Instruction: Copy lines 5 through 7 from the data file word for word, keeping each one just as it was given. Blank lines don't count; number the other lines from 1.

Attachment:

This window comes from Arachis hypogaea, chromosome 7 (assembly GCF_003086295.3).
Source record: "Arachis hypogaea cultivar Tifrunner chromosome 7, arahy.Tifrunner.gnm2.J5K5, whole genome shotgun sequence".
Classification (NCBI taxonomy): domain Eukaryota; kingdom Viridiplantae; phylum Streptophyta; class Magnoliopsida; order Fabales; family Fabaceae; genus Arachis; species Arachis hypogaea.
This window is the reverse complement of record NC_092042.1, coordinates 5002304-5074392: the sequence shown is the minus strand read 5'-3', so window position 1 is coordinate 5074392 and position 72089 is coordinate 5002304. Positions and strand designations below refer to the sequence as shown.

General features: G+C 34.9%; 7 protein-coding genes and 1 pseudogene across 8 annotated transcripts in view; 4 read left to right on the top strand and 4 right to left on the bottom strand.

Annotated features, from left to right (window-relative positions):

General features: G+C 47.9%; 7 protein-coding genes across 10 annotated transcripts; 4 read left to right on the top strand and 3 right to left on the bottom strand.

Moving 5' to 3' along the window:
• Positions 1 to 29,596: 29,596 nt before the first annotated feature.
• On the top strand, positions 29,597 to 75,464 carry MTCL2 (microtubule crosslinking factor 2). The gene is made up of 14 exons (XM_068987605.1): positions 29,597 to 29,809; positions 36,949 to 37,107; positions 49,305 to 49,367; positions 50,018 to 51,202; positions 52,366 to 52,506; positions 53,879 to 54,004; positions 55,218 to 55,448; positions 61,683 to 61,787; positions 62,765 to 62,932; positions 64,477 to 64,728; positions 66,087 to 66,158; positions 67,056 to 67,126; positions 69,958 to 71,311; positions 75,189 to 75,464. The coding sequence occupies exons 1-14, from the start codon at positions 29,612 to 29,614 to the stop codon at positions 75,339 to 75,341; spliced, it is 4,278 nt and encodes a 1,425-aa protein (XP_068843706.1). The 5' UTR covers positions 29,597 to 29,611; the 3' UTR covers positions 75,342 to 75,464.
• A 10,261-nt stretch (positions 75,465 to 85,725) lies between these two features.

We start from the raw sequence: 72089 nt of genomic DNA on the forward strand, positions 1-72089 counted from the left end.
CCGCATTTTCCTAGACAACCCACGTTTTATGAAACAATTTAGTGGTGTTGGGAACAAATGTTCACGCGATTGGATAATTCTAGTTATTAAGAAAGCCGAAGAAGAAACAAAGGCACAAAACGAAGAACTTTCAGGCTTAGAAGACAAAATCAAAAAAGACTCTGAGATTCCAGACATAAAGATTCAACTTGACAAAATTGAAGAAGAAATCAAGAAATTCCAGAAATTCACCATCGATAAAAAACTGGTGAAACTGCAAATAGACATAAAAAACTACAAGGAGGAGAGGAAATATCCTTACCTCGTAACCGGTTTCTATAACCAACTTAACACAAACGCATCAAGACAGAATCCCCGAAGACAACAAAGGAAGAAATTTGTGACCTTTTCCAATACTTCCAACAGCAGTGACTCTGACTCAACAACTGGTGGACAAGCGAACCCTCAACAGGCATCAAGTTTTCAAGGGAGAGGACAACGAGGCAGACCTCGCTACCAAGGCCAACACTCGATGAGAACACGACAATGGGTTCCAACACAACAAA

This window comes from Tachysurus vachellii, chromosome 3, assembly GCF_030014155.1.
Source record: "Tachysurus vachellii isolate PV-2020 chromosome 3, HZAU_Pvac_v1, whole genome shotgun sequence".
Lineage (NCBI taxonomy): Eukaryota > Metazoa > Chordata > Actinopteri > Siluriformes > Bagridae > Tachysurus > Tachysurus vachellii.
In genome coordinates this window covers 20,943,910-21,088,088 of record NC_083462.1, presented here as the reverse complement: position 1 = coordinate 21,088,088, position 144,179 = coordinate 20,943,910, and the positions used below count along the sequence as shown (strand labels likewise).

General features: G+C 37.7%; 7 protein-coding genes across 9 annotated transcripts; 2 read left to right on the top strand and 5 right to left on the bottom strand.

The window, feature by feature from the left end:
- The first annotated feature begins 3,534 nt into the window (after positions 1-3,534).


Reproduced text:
General features: G+C 34.9%; 7 protein-coding genes and 1 pseudogene across 8 annotated transcripts in view; 4 read left to right on the top strand and 4 right to left on the bottom strand.

Annotated features, from left to right (window-relative positions):

General features: G+C 47.9%; 7 protein-coding genes across 10 annotated transcripts; 4 read left to right on the top strand and 3 right to left on the bottom strand.